1969: “Get Back” by the Beatles with Billy Preston climbed to #1 on the Billboard Hot 100, becoming the group’s seventeenth #1 record in the US.

1969: The Guess Who made their US television debut on American Bandstand performing their latest single, “These Eyes.”

1973: “Over the Hills and Far Away” by Led Zeppelin, from their fifth studio album, Houses of the Holy, was released as a single in the US.

1974: David Bowie released his eighth studio album, Diamond Dogs. Bowie had wanted to make a theatrical production of George Orwell’s novel 1984 and had begun writing material for it after completing his previous album, Pin Ups. Orwell’s estate denied Bowie the rights however, so the songs ended up on the second half the Diamond Dogs album. The LP became Bowie’s third #1 in the UK and first top 10 album in the US, reaching #5.

1974: After its release in the US at the beginning of April, the soundtrack to Harry Nilsson’s musical film Son of Dracula was released in the UK.

1974: The self-titled debut album by English supergroup Bad Company was released, featuring former members of Free Paul Rodgers and Simon Kirke, former Mott the Hoople guitarist Mick Ralphs, and ex-King Crimson bassist Boz Burrell.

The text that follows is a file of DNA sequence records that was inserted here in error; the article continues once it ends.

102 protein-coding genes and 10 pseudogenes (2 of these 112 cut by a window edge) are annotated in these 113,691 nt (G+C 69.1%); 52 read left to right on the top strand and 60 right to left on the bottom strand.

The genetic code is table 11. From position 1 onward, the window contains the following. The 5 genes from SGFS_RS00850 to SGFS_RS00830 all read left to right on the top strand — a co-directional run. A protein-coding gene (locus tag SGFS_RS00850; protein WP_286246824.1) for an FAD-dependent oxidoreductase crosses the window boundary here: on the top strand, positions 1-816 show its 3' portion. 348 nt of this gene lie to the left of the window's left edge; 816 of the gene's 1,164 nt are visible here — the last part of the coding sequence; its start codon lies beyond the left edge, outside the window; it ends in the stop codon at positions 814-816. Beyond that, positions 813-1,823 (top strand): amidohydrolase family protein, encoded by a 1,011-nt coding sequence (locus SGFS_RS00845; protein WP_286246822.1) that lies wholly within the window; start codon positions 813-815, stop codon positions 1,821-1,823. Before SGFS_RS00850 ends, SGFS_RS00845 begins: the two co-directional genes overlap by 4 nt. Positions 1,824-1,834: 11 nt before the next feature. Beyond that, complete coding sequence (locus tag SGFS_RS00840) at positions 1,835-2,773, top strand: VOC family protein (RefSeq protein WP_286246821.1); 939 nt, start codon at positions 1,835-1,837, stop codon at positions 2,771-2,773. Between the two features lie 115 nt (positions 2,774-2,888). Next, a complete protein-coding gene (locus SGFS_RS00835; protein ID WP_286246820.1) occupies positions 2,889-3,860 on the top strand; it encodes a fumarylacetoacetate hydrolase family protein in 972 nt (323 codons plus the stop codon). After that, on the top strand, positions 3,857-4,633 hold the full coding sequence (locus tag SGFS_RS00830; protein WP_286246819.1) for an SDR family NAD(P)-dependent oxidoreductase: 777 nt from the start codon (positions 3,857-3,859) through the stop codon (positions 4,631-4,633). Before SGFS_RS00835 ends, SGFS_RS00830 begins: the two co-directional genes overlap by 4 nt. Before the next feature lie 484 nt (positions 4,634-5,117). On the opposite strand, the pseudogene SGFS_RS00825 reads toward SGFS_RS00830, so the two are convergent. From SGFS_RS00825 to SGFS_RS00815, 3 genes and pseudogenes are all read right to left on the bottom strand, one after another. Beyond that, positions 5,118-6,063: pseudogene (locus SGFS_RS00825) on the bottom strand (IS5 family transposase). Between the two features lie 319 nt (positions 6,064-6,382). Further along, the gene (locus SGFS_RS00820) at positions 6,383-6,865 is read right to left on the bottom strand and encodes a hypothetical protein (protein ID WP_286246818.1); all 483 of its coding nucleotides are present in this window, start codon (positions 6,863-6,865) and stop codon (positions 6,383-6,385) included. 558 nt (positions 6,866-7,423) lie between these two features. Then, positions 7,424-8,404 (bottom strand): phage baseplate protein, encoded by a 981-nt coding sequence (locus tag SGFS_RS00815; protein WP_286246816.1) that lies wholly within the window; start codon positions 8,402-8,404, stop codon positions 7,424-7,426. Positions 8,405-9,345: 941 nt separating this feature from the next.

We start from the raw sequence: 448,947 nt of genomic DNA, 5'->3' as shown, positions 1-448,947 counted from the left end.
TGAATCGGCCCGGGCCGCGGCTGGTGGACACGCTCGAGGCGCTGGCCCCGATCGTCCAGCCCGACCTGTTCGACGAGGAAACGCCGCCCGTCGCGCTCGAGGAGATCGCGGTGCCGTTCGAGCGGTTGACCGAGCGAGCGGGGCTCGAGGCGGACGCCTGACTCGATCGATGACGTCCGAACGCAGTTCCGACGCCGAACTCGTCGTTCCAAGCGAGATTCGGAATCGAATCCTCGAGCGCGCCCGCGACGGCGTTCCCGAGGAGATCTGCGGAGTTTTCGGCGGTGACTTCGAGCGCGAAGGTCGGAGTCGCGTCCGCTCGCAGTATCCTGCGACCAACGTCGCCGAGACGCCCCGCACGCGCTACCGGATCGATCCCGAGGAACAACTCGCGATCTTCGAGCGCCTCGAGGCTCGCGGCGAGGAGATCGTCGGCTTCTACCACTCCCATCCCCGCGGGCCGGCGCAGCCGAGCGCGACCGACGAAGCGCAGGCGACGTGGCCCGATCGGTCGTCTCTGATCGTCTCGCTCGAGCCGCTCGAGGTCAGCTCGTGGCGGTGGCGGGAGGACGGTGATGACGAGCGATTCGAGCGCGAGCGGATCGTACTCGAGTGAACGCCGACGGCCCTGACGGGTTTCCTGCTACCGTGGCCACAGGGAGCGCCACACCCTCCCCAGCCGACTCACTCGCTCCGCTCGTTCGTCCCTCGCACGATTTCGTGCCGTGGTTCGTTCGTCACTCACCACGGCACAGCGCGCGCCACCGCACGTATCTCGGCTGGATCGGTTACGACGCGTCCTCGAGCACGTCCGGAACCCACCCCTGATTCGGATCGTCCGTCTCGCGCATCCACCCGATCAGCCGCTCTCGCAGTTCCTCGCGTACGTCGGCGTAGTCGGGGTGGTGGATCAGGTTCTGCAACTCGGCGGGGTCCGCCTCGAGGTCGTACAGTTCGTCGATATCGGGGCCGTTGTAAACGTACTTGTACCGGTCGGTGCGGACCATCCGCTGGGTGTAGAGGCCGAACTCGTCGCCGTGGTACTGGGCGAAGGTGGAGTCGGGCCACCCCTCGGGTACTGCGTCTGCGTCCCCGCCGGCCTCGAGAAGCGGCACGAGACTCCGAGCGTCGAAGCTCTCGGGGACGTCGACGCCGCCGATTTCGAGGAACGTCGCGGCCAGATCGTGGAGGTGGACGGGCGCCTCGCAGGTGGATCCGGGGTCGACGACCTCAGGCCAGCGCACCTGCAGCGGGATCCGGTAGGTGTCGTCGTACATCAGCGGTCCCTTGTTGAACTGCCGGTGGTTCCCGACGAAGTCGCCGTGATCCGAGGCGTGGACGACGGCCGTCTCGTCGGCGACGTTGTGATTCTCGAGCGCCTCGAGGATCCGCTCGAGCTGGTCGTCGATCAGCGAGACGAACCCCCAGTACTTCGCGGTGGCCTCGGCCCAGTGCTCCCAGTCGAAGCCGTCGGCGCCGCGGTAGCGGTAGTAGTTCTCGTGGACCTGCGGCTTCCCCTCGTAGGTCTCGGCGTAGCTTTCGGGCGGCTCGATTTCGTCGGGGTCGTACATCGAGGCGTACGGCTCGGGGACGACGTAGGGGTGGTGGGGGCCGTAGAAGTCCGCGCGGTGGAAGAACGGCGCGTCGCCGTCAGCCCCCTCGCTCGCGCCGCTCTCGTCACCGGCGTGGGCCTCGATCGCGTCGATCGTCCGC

1975: Earth, Wind & Fire topped the US singles charts with “Shining Star,” the group’s seventh single and first to enter the top 20. In March, the record had become their first #1 on the R&B charts.

1976: The Beach Boys released their cover of Chuck Berry’s “Rock and Roll Music” as the lead single from their twelfth studio album, 15 Big Ones.

1977: After finishing their ambitious Works Volume 1 album, Emerson, Lake & Palmer began a tour of North American, accompanied by a 70-piece orchestra, starting with two shows at Freedom Hall in Louisville, Kentucky.

1986: The Monkees began a reunion tour at the Concord Hotel in Kiamesha Lake, New York with Davy Jones, Micky Dolenz, and Peter Tork. Michael Nesmith did not join in on the tour, except for one show at Los Angeles’ Greek Theatre in September.

1988: Camper Van Beethoven’s fourth studio album and first major-label album, Our Beloved Revolutionary Sweetheart, was released on Virgin Records.

1993: Rod Stewart’s second live album Unplugged… and Seated was released. The LP had been recorded in early February as part of MTV’s Unplugged series at Universal Studios in Los Angeles and aired on television in early May. It was Stewart’s only appearance on the program and the first time he had performed with former Faces bandmate Ronnie Wood in nearly twenty years.